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Ice-Ocean interactions and the circulation of salty oceans on Icy Moons

Department of Meteorology

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Dr D Ferreira , Dr A Czaja , Dr Adam Masters No more applications being accepted Competition Funded PhD Project (UK Students Only)
Reading United Kingdom Applied Mathematics Astrophysics Computational Physics Data Analysis Environmental Physics Fluid Mechanics Geophysics Marine Sciences

About the Project

The potential for life is considerably increased in the presence of liquid water, an energy source and nutrients. There is growing evidence that some of the Icy moons of the solar system (e.g. Europa) harbor liquid oceans, putting them at the forefront of the search for extra-terrestrial life. But it remains unclear whether these oceans are salty, that is, contain potential nutrients useful for life.

From a dynamical point of view, a salty ocean is expected to behave in a very differently to a freshwater ocean. This is in part due to the non-linearities of the equation of state for salty water (notably cabelling and thermobaricity). In the case of a subglacial ocean, transports of heat and freshwater/salt are also tightly coupled as a consequence of the processes at the ice-ocean interface, some of which are strongly salinity-dependent (e.g. freezing point).

The working hypothesis of this project is that the differences in ocean circulation due to salinity could be observable through signatures on the outer ice shell and the magnetic field, giving us a probe into the chemical composition of oceans of Icy moons and one of the conditions for life.

This PhD project is a first step in this direction by addressing the following objectives:

1.   Clarify and quantify the differences in circulation between salty and freshwater oceans,

2.   Determine potential signatures of these circulations on the ice shell (e.g., rates/pattern of ice renewal)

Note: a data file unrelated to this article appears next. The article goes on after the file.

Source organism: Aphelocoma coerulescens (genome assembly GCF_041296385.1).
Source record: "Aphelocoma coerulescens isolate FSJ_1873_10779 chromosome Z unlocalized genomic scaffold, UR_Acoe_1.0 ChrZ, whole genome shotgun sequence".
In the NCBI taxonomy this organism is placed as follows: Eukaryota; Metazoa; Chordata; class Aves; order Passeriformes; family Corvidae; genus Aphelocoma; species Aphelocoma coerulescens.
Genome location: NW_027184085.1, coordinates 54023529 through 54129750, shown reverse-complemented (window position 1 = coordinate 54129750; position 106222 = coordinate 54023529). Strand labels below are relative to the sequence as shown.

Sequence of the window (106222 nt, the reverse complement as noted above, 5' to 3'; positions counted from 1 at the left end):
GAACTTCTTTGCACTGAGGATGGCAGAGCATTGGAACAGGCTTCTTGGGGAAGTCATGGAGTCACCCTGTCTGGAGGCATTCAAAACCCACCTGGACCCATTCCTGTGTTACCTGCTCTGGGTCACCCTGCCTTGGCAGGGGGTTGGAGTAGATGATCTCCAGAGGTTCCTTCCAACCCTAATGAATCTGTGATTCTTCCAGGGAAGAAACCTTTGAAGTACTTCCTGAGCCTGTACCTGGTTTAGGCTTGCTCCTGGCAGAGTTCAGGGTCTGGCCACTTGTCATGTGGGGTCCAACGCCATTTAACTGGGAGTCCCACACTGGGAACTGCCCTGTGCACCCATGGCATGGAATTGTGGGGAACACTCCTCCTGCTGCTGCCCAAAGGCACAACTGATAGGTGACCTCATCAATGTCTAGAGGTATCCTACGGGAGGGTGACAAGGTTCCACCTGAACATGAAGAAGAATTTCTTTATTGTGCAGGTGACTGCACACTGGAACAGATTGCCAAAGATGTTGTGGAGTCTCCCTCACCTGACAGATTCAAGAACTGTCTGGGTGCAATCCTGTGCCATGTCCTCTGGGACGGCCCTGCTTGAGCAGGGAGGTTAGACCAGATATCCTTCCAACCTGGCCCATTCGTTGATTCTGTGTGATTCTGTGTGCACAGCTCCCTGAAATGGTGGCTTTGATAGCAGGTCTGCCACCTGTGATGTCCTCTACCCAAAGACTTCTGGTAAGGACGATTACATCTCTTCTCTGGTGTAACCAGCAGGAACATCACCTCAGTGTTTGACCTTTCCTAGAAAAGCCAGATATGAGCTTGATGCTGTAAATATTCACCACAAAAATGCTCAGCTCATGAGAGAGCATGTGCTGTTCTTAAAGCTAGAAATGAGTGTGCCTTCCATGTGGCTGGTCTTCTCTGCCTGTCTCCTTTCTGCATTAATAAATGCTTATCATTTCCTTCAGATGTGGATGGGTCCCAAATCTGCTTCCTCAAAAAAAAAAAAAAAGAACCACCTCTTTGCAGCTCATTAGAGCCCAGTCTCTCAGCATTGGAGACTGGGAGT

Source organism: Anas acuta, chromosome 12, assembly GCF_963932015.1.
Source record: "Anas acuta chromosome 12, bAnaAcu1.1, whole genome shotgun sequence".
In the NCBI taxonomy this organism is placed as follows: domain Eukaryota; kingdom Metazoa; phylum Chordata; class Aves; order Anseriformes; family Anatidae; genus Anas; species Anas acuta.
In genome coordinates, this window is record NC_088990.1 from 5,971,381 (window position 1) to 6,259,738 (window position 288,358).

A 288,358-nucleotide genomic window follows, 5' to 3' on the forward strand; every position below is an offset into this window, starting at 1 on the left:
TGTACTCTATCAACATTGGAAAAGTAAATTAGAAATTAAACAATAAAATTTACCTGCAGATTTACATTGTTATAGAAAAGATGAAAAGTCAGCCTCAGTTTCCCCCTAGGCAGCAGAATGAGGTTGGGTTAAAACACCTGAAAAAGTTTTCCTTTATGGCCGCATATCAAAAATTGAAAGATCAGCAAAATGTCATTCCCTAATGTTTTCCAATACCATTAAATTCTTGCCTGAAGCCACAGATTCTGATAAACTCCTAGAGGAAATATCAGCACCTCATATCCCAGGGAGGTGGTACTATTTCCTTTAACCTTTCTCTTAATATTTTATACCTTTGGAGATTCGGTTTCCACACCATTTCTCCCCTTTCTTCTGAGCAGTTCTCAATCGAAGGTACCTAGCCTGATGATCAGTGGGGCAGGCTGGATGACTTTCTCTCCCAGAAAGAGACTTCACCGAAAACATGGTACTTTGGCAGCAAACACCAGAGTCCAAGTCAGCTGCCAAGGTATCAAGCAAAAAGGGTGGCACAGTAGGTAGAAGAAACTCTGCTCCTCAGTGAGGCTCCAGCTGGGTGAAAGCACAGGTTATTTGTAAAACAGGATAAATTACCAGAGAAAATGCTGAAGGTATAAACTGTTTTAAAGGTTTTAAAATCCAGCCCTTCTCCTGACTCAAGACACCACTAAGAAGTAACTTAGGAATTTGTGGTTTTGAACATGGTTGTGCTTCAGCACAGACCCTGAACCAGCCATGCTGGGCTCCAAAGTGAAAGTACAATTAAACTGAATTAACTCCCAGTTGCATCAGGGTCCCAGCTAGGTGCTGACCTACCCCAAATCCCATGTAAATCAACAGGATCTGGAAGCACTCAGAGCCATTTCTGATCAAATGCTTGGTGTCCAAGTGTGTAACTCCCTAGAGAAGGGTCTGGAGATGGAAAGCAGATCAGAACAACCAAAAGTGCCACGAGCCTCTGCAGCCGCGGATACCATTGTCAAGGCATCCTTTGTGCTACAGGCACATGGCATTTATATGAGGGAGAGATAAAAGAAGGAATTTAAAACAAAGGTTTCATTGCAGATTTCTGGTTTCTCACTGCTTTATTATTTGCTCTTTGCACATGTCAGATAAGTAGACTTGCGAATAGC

Few studies have addressed the 3-dimensional ocean circulation of the Icy moons. None has explicitly accounted for the ocean-ice interaction and a realistic representation of the coupled heat/water/salt fluxes at the ocean-ice interface. As a result, effects of salt on the 3D ocean state have not been addressed. On a shorter term than that required to evaluate the habitability of the icy moons, the present work is a step change in understanding the dynamics and evolution of these moons, eventually feeding into missions such as the ESA’s Jupiter Icy Moons Explorer JUICE.

The approach will combine numerical modelling with a state-of-the-art General Circulation Model and idealized theoretical models of the ocean.

The successful applicant will gain the skills to develop a career in planetary climate dynamics, oceanography or climate change.

To discuss this PhD opportunity informally please contact Dr David Ferreira ([Email Address Removed])

Applicants should hold, or be predicted to hold, a strong undergraduate degree (2:i UK honours degree or equivalent) or Masters in a physical or mathematical science. The project is well suited for applicants with a strong interest in goephysical fluid dynamics, physical oceanography and numerical modelling.

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